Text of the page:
Take the 2-minute tour ×
MathOverflow is a question and answer site for professional mathematicians. It's 100% free, no registration required.

SGA 3, expose 12, remark 1.6 says that one can easily construct a group scheme over a discrete valuation ring with generic fiber Gm and special fiber Ga.

What is such an example?

share|improve this question

3 Answers 3

up vote 15 down vote accepted

R[x,y]/(y^2-x^3-\pi x^2) gives the coordinate ring of a bad cubic curve, where \pi is a uniformizer in R. Remove the origin (which is the one singular point), and projectivize the curve by adding a point at infinity, so your group has an identity.

The generic fiber (treating \pi as a unit) is then the smooth part of a nodal cubic, yielding Gm, and the special fiber (setting \pi to zero) is the smooth part of a cuspdal cubic, yielding Ga.

share|improve this answer
    
In retrospect, I should have projectivized before removing the point, or maybe just started with a Proj. –  S. Carnahan Mar 10 '10 at 4:39

One more point of view : if X is a 2x2 matrix, its centralizer in PGL(2) is -- for generic X -- isomorphic to Gm; however, it is isomorphic to Ga if X is nonzero and nilpotent. This gives a typical naturally occurring family (you can, of course, restrict it to get a family over a dvr).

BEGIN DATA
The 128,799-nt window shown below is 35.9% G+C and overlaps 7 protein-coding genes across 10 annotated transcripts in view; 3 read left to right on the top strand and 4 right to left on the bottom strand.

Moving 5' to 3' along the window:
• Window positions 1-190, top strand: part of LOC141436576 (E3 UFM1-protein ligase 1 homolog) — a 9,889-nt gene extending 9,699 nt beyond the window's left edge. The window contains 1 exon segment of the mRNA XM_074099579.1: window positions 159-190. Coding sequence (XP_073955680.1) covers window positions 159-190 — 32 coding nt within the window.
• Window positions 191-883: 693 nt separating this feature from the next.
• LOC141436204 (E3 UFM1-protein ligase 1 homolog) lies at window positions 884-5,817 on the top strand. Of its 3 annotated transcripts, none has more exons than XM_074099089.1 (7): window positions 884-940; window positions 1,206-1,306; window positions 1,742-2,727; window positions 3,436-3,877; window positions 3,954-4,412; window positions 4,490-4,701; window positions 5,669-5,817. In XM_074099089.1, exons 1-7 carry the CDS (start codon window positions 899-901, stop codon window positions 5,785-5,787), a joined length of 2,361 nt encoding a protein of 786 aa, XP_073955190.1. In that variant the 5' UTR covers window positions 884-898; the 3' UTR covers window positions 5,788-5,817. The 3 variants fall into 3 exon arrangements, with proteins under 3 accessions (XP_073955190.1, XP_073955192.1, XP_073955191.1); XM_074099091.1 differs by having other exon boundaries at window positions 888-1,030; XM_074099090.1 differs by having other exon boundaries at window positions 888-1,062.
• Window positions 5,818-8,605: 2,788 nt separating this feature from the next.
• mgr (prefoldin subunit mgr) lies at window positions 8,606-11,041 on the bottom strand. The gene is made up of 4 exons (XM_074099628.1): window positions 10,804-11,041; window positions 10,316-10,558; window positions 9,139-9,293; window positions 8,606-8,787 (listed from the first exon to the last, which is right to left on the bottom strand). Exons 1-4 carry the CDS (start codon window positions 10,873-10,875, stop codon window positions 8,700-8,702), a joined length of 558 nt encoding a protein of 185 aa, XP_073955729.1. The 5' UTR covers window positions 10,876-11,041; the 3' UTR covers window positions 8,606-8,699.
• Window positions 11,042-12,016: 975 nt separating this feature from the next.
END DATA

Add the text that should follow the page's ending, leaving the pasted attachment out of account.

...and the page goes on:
share|improve this answer

I like Scott's elliptic curve construction, but here is another construction of essentially the same thing with more explicit formulas. Let your discrete valuation ring be R = k[[b]] and your group scheme be Spec of the ring S = R[t,(1-bt)-1]. Then Spec(S) is a group scheme using the multiplication rule

μ(t1,t2) = t1 + t2 - bt1t2.

and inverse

ν(t) = -t(1-bt)-1.

(Meaning, this is either a Hopf algebra structure or I view it as representing this group-valued functor on rings, depending on your theology.)

When b is invertible, then replacing t with the new coordinate s = 1-bt makes this isomorphic to the multiplicative group scheme (and, in fact, that's how the above formulas for multiplication and inversion are easiest to obtain).

When b is zero, this reduces to the additive group.

share|improve this answer

Your Answer

 
discard

By posting your answer, you agree to the privacy policy and terms of service.

Not the answer you're looking for? Browse other questions tagged or ask your own question.